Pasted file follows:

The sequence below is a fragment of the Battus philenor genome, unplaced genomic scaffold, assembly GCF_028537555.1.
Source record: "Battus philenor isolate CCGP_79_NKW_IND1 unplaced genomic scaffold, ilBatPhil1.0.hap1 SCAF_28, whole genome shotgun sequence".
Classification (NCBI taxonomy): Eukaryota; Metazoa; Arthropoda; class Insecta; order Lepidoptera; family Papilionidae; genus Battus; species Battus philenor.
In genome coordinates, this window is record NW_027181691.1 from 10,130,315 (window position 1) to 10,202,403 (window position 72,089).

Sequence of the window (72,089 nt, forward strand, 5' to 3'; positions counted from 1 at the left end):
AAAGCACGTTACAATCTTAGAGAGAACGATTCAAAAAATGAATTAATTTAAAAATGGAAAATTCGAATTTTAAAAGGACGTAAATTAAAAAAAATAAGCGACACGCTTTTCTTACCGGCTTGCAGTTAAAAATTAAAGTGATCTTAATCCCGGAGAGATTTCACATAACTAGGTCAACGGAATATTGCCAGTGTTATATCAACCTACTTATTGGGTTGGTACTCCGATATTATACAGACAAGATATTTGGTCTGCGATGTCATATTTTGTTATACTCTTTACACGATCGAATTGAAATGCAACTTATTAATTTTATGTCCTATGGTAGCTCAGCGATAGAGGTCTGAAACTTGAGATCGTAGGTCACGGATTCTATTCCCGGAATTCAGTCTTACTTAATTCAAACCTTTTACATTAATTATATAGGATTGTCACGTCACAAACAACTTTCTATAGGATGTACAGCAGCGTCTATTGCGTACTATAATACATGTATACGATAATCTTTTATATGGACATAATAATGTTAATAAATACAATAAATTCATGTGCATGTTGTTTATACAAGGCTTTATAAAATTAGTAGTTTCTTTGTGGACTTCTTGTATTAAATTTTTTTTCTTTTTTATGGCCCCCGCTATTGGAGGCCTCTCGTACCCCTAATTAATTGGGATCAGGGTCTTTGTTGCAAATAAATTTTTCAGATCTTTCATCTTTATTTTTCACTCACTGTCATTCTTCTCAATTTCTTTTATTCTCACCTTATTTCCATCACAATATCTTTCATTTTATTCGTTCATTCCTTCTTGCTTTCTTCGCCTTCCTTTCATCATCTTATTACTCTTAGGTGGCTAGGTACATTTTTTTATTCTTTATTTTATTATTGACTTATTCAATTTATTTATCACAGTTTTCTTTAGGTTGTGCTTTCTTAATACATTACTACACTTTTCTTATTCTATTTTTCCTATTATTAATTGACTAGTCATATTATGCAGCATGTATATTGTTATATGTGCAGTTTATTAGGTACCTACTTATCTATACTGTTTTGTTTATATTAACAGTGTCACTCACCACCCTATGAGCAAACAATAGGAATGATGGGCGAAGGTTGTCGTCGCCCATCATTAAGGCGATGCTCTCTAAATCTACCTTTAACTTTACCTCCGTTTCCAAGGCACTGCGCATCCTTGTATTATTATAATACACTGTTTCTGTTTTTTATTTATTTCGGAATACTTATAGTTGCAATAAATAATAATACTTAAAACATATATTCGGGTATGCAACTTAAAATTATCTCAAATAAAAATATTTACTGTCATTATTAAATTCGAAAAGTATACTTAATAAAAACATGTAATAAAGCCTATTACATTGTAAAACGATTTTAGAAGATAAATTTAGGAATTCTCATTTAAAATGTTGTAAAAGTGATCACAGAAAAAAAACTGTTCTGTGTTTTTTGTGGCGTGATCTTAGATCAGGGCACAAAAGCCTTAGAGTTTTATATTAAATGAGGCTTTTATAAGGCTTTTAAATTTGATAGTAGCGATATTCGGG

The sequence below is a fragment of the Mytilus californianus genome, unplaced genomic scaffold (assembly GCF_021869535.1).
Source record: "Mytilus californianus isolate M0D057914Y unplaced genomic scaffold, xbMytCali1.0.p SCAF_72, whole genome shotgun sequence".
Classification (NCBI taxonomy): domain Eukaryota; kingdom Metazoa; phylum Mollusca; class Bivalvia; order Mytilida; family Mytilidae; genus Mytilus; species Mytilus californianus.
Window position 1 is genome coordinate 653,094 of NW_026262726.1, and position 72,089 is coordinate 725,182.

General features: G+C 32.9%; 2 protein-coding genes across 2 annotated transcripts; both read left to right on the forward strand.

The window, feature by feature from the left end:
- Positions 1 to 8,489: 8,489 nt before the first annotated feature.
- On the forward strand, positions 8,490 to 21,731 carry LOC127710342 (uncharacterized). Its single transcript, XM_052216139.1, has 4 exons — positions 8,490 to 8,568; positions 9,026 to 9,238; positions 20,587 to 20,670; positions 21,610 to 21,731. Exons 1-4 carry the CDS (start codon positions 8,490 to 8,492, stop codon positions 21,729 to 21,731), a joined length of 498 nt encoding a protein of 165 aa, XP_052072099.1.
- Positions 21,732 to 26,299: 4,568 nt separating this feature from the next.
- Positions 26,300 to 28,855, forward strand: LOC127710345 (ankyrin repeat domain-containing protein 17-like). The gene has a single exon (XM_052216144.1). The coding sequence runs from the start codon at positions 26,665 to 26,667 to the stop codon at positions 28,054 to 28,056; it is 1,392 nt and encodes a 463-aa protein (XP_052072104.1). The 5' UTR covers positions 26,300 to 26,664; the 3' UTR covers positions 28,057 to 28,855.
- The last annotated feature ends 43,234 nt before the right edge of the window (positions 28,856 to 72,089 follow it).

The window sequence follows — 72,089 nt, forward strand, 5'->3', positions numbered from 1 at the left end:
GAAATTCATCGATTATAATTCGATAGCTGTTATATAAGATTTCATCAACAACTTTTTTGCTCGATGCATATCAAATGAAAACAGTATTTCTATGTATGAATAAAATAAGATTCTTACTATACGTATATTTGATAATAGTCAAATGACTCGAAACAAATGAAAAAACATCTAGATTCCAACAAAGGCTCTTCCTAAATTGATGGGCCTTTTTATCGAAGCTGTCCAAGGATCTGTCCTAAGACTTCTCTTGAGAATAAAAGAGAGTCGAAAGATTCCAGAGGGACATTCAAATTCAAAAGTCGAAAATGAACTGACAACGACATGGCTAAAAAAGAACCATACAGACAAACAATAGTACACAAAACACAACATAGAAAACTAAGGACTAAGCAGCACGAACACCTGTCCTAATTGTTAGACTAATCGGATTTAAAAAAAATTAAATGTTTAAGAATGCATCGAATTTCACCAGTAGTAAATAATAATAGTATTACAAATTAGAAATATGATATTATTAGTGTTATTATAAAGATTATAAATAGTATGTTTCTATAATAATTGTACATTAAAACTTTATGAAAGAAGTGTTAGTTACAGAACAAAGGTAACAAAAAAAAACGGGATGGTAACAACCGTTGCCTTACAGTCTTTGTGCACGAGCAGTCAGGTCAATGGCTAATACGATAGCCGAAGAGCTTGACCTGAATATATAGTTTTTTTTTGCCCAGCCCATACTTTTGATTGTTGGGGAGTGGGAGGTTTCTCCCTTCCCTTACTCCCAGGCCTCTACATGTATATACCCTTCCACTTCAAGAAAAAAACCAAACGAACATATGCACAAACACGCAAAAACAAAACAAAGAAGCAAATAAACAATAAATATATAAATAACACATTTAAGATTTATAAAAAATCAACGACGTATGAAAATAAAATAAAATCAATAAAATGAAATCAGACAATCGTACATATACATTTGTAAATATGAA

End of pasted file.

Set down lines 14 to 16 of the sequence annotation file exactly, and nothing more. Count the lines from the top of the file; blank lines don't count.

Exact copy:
- On the forward strand, positions 8,490 to 21,731 carry LOC127710342 (uncharacterized). Its single transcript, XM_052216139.1, has 4 exons — positions 8,490 to 8,568; positions 9,026 to 9,238; positions 20,587 to 20,670; positions 21,610 to 21,731. Exons 1-4 carry the CDS (start codon positions 8,490 to 8,492, stop codon positions 21,729 to 21,731), a joined length of 498 nt encoding a protein of 165 aa, XP_052072099.1.
- Positions 21,732 to 26,299: 4,568 nt separating this feature from the next.
- Positions 26,300 to 28,855, forward strand: LOC127710345 (ankyrin repeat domain-containing protein 17-like). The gene has a single exon (XM_052216144.1). The coding sequence runs from the start codon at positions 26,665 to 26,667 to the stop codon at positions 28,054 to 28,056; it is 1,392 nt and encodes a 463-aa protein (XP_052072104.1). The 5' UTR covers positions 26,300 to 26,664; the 3' UTR covers positions 28,057 to 28,855.